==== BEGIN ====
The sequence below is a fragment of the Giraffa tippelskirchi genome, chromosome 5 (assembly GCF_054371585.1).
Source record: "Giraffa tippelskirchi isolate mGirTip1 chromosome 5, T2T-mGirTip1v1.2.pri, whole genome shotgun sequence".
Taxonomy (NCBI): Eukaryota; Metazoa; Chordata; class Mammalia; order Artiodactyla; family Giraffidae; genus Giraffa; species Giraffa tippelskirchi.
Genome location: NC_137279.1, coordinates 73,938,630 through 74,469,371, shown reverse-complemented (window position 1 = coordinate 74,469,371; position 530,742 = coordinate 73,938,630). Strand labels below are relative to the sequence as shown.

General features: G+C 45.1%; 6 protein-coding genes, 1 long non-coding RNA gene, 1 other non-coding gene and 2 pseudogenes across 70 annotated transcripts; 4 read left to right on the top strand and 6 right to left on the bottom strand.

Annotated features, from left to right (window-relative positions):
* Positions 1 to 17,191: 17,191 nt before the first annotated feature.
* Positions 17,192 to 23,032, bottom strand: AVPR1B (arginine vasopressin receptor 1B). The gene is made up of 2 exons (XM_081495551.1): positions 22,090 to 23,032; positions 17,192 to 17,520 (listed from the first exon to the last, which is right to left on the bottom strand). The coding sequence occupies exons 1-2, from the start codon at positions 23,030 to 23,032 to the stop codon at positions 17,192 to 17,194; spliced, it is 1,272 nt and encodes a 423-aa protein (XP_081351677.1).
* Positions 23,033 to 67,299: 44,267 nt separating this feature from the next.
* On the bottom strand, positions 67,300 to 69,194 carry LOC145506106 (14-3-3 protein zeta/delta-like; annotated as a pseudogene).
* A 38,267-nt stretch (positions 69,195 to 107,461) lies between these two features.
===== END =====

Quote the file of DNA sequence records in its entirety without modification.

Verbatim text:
The sequence below is a fragment of the Giraffa tippelskirchi genome, chromosome 5 (assembly GCF_054371585.1).
Source record: "Giraffa tippelskirchi isolate mGirTip1 chromosome 5, T2T-mGirTip1v1.2.pri, whole genome shotgun sequence".
Taxonomy (NCBI): Eukaryota; Metazoa; Chordata; class Mammalia; order Artiodactyla; family Giraffidae; genus Giraffa; species Giraffa tippelskirchi.
Genome location: NC_137279.1, coordinates 73,938,630 through 74,469,371, shown reverse-complemented (window position 1 = coordinate 74,469,371; position 530,742 = coordinate 73,938,630). Strand labels below are relative to the sequence as shown.

General features: G+C 45.1%; 6 protein-coding genes, 1 long non-coding RNA gene, 1 other non-coding gene and 2 pseudogenes across 70 annotated transcripts; 4 read left to right on the top strand and 6 right to left on the bottom strand.

Annotated features, from left to right (window-relative positions):
* Positions 1 to 17,191: 17,191 nt before the first annotated feature.
* Positions 17,192 to 23,032, bottom strand: AVPR1B (arginine vasopressin receptor 1B). The gene is made up of 2 exons (XM_081495551.1): positions 22,090 to 23,032; positions 17,192 to 17,520 (listed from the first exon to the last, which is right to left on the bottom strand). The coding sequence occupies exons 1-2, from the start codon at positions 23,030 to 23,032 to the stop codon at positions 17,192 to 17,194; spliced, it is 1,272 nt and encodes a 423-aa protein (XP_081351677.1).
* Positions 23,033 to 67,299: 44,267 nt separating this feature from the next.
* On the bottom strand, positions 67,300 to 69,194 carry LOC145506106 (14-3-3 protein zeta/delta-like; annotated as a pseudogene).
* A 38,267-nt stretch (positions 69,195 to 107,461) lies between these two features.